What happens when you see the doctor

You’ve got some kind of physical or mental complaint and go to your doctor. What happens?

He’ll very likely prescribe a drug, one that has side effects and in many cases could be worse than the illness. Sure, if you have an infection, you need an antibiotic. If you have a broken bone, you need painkillers (and more). Many conditions exist for which modern medicine literally saves lives.

What about if you have high blood pressure? This is a condition which lifestyle factors are important. But does any doctor prescribe diet? No, not a one, or at least as statistically close to zero as you could want. And even if they did, they don’t know what to prescribe. In many cases, they’re just as out of shape as their patients. No, you’ll get a pill, which has serious side effects.

In doctors’ defense, precious few of their patients will do anything to help themselves beyond popping a pill. So even were they so inclined, they don’t discuss lifestyle factors – diet, exercise, sleep – or OTC supplements.

What if you’re depressed? Medication can be of value, but these do have real and serious side effects, including possible long-term effects on the brain or perhaps a little suicidal ideation. However, they’re a doctor’s first resort. Exercise, magnesium, light therapy, n-acetylcysteine, even sleep deprivation therapy, all these can combat depression, and doctors are either ignorant of them or won’t bother telling patients about them. Mostly the former, I think.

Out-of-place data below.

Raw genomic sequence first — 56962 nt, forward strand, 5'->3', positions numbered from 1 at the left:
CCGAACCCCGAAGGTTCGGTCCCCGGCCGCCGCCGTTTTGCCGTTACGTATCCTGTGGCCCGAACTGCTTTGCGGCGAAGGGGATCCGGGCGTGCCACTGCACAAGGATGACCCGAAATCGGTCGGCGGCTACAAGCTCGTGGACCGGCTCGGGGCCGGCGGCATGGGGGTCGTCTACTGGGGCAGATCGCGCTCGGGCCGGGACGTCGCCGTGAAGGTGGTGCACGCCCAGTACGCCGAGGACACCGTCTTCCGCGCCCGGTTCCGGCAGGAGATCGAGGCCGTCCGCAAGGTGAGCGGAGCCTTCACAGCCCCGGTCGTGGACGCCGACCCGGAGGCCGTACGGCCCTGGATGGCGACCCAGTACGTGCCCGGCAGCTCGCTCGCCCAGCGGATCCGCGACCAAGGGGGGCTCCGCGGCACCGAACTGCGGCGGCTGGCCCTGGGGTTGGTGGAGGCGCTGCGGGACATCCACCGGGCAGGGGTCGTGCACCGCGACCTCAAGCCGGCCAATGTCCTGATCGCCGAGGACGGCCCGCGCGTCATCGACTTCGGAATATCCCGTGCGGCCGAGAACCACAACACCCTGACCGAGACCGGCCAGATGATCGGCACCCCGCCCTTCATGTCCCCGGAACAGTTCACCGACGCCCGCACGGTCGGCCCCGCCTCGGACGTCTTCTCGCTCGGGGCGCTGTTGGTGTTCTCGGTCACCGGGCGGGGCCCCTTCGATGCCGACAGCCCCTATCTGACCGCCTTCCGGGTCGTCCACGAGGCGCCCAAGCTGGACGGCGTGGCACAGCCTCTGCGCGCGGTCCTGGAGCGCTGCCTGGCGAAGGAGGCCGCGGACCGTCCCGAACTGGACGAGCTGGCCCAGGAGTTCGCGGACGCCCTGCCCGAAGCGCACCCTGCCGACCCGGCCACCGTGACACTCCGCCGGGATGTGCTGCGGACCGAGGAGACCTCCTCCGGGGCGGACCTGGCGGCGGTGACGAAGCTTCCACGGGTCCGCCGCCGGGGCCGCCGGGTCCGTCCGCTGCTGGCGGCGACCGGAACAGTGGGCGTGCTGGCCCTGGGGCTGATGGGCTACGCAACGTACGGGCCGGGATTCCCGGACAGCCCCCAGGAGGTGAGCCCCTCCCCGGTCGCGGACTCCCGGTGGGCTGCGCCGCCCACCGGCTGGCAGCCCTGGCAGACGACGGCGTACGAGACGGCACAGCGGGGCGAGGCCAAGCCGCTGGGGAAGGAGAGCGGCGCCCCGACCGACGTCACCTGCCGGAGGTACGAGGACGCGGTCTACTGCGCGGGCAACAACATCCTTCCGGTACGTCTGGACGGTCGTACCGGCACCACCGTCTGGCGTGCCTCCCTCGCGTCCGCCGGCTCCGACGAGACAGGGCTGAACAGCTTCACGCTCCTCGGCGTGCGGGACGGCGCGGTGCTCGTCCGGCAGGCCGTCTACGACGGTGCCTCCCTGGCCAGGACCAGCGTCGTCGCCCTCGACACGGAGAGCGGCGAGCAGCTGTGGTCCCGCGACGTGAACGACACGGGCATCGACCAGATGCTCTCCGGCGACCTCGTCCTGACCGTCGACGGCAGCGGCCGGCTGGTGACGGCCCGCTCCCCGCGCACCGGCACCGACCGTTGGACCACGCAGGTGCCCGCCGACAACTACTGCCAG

What if you have fatigue? This is possibly the number one symptom that patients tell doctors about. If the doctor discovers that his patient isn’t sleeping well, he’ll prescribe a sleeping pill, paying no attention to the coffee the patient drinks all afternoon that prevents him from sleeping. Again: diet, exercise, OTC supplements? No.

Feeling a little fuzzy in the head? Forget all the sugar you ingest and your lack of sleep. What you need is speed.